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Current Status and Future Prospects of Genome-Scale Metabolic Modeling to Optimize the Use of Mesenchymal Stem Cells in Regenerative Medicine

Current Status and Future Prospects of Genome-Scale Metabolic Modeling to Optimize the Use of Mesenchymal Stem Cells in Regenerative Medicine


Title: Current Status and Future Prospects of Genome-Scale Metabolic Modeling to Optimize the Use of Mesenchymal Stem Cells in Regenerative Medicine
Author: Sigmarsdóttir, Þóra
McGarrity, Sarah   orcid.org/0000-0002-2878-6194
Rolfsson, Óttar   orcid.org/0000-0003-4258-6057
Yurkovich, James T.
Sigurjónsson, Ólafur E.
Date: 2020-03-31
Language: English
Scope: 239
University/Institute: Háskólinn í Reykjavík
Reykjavik University
Háskóli Íslands
University of Iceland
School: Tæknisvið (HR)
School of Technology (RU)
Heilbrigðisvísindasvið (HÍ)
School of Health Sciences (UI)
Department: Verkfræðideild (HR)
Department of Engineering (RU)
Læknadeild (HÍ)
Faculty of Medicine (UI)
ISSN: 2296-4185
DOI: 10.3389/fbioe.2020.00239
Subject: Biotechnology; Bioengineering; Histology; Biomedical Engineering; MSCs; Marrow stromal cells; Metabolism; Personalized/precision medicine; Metabolomics; Metabolic modeling; Tissue engineering; Bone marrow; Líftækni; Lífefnafræði; Vefjafræði; Lífeindafræði; Verkfræði; Beinmergur; Frumur; Efnaskipti; Lækningar; Frumulíffræði
URI: https://hdl.handle.net/20.500.11815/2194

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Citation:

Sigmarsdottir, T., McGarrity, S., Rolfsson, O., Yurkovich, J. T., & Sigurjonsson, O. E. (2020). Current Status and Future Prospects of Genome-Scale Metabolic Modeling to Optimize the Use of Mesenchymal Stem Cells in Regenerative Medicine. Frontiers in Bioengineering and Biotechnology, 8, 239. https://doi.org/10.3389/fbioe.2020.00239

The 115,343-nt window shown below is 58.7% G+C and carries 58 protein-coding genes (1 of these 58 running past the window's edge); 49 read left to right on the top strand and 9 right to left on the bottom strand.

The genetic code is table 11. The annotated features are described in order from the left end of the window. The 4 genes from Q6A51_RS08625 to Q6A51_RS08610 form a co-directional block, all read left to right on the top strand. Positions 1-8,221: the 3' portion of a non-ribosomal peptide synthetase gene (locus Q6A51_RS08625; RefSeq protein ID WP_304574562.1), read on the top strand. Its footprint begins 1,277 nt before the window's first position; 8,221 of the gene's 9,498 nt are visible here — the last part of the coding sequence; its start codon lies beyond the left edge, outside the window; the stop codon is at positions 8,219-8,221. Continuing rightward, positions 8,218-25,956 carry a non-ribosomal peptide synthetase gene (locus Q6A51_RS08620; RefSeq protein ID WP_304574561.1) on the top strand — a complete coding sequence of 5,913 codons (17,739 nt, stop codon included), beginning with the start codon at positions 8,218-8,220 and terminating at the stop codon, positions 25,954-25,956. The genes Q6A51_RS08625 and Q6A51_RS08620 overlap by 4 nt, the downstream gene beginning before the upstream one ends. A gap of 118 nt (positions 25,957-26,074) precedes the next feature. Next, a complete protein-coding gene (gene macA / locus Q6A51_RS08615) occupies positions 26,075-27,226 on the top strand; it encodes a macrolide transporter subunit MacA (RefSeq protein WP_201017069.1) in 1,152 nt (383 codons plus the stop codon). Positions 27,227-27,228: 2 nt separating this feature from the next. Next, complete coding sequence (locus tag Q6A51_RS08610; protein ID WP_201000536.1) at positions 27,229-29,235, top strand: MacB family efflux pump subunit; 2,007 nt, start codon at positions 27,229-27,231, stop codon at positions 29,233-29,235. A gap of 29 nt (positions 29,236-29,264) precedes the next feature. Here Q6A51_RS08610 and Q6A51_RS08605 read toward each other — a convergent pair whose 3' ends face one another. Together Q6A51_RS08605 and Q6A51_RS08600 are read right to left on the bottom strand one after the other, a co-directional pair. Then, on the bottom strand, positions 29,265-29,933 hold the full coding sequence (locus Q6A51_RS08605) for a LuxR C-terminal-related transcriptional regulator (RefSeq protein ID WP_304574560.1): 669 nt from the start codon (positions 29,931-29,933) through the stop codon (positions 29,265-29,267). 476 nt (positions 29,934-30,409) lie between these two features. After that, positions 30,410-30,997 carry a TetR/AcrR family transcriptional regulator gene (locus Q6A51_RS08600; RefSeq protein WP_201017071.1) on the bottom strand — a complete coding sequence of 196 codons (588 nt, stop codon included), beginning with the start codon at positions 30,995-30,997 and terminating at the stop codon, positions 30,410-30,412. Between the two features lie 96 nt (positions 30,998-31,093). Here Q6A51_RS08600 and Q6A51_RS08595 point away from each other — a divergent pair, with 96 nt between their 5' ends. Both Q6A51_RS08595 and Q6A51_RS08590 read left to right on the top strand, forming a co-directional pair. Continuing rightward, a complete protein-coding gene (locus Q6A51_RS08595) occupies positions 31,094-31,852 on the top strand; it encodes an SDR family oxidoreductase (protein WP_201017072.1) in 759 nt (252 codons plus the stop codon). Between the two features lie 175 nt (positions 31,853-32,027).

Abstract:

Mesenchymal stem cells are a promising source for externally grown tissue replacements and patient-specific immunomodulatory treatments. This promise has not yet been fulfilled in part due to production scaling issues and the need to maintain the correct phenotype after re-implantation. One aspect of extracorporeal growth that may be manipulated to optimize cell growth and differentiation is metabolism. The metabolism of MSCs changes during and in response to differentiation and immunomodulatory changes. MSC metabolism may be linked to functional differences but how this occurs and influences MSC function remains unclear. Understanding how MSC metabolism relates to cell function is however important as metabolite availability and environmental circumstances in the body may affect the success of implantation. Genome-scale constraint based metabolic modeling can be used as a tool to fill gaps in knowledge of MSC metabolism, acting as a framework to integrate and understand various data types (e.g., genomic, transcriptomic and metabolomic). These approaches have long been used to optimize the growth and productivity of bacterial production systems and are being increasingly used to provide insights into human health research. Production of tissue for implantation using MSCs requires both optimized production of cell mass and the understanding of the patient and phenotype specific metabolic situation. This review considers the current knowledge of MSC metabolism and how it may be optimized along with the current and future uses of genome scale constraint based metabolic modeling to further this aim.

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This is an open-access article distributed under the terms of the Creative Commons Attribution License (CC BY). The use, distribution or reproduction in other forums is permitted, provided the original author(s) and the copyright owner(s) are credited and that the original publication in this journal is cited, in accordance with accepted academic practice. No use, distribution or reproduction is permitted which does not comply with these terms.

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